Mitigation Presentation

Hazard Mitigation Planning:
Who We Are
TEMA Mitigation Planning
• Josh Wickham (Middle & East TN) Planner
• Michael Caudill (West TN) Area Coordinator
– Craig Hanrahan
Planning Supervisor
TEMA Mitigation Grants
• Judy Huff State Hazard Mitigation Officer
– Mary Lynn Gillingham, Donna Holden, & Billy Harper
Grant Managers
Presentation Agenda
• Hazard Mitigation Planning
• TEMA’s 3 Phase Approach: TMI
• How Utilities Can Get Involved
Pillars of Emergency Management
• Hazard Mitigation
– any sustained action taken to reduce or eliminate
the long term risk to human life and property from
Preparedness / Response
short-term fix
prepares humans to respond
long-term fix
can reduce property damage
project/program does much of
the response work itself
Flooding: Lincoln County, TN
Tornado: Lake County, TN
Earthquake: Shelby County, TN
Flooding: Bradley County, TN
• Hazard Mitigation Plan
– a single or multi-jurisdictional planning document
that profiles specific hazard risks & vulnerabilities
and then addresses & prioritizes potential
mitigation projects that can reduce those specific
How Did Mitigation Plans Come About?
• Prior to 2000: Reactive
• After 2000: Proactive
– Planning/Plans = Proactive
Disaster Mitigation Act of 2000
this law is what requires state and local governments to prepare FEMAapproved HZMIT plans for eligibility to participate in hazard mitigation grant
Mitigation Grant Program
• Hazard Mitigation Grant Program (HMGP)
• Pre-Disaster Mitigation Program (PDM)
• Flood Mitigation Assistance Program (FMA)
• Repetitive Flood Claims Program (RFC)
• Severe Repetitive Loss Program (SRL)
Pass all approximately 40 Requirements = FEMA Approved
Local Gov.- 5 year planning cycle
State Gov.- 3 year planning cycle
HZMIT Plan Components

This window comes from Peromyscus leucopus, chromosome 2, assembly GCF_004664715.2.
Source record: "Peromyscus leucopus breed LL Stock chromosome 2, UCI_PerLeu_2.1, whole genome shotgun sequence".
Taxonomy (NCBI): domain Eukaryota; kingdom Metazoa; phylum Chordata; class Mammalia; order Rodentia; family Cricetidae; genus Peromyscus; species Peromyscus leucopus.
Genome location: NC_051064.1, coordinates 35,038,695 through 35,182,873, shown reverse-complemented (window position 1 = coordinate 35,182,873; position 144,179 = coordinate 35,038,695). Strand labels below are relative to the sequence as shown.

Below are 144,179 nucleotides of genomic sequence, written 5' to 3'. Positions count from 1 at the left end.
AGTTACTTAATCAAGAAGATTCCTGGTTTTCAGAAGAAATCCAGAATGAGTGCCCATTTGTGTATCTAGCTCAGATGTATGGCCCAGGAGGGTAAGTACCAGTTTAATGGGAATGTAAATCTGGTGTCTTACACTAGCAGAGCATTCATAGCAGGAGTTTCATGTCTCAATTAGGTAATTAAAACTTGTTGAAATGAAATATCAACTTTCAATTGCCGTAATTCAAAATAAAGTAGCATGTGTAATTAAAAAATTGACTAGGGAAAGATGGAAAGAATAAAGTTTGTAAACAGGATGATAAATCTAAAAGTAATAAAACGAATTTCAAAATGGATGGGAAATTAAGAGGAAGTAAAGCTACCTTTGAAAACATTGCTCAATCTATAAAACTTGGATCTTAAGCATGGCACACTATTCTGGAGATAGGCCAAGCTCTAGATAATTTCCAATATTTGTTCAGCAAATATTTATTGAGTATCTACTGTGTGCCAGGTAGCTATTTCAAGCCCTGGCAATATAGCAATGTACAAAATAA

1. Planning Process
2. Risk Assessment
3. Mitigation Strategy
4. Plan Maintenance
1. Planning Process
– How the plan was
– What steps were taken
to develop the plan
– What existing data
sources were reviewed
– Who was involved in
the planning process
Committee List
-who was involved
Planning Process Steps
-when meetings occurred
-what tasks were completed
by whom & when
-how the planning process
was conducted
Public Involvement
-how public was informed
Review of Sources
-data sources
-existing local codes/plans
Updates to Previous Plan
-how each section was
-why each section was
updated or not
2. Risk Assessment
– Profiling what hazards affect which
– Describing previous hazard
– Addressing the strength and
probability of the hazards
– Describing possible impacts the
hazards could cause on the
community’s businesses,
environments, structures, critical
facilities, and persons
– Determining the community’s most
vulnerable structures, populations,
and infrastructure to hazard impacts
Possible Impacts
Most Vulnerable
Gen. Description of Hazard
-how hazard comes about, etc.
Extents & Hazard Scales
-Intensity Scales
-Worst Case Scenarios
Previous Occurrences
-Locations, Dates, Extents
Deaths/Injuries, Property
Hazard Event Descriptions
-Past Impacts & Damages
Risk Assessments
Areas of Prime Concern
Statistical Assessments
3. Mitigation Strategy
– Determining goals/projects
to reduce the most
vulnerable areas identified
– Describing funding sources,
timeframes, and project
management details
– Placing a focus on costeffectiveness of the
mitigation projects
– Prioritization of the projects
Project Prioritization
-Methodology to prioritize
projects by factors such
as current resources,
community support, etc.
Project Listing
-Name of Project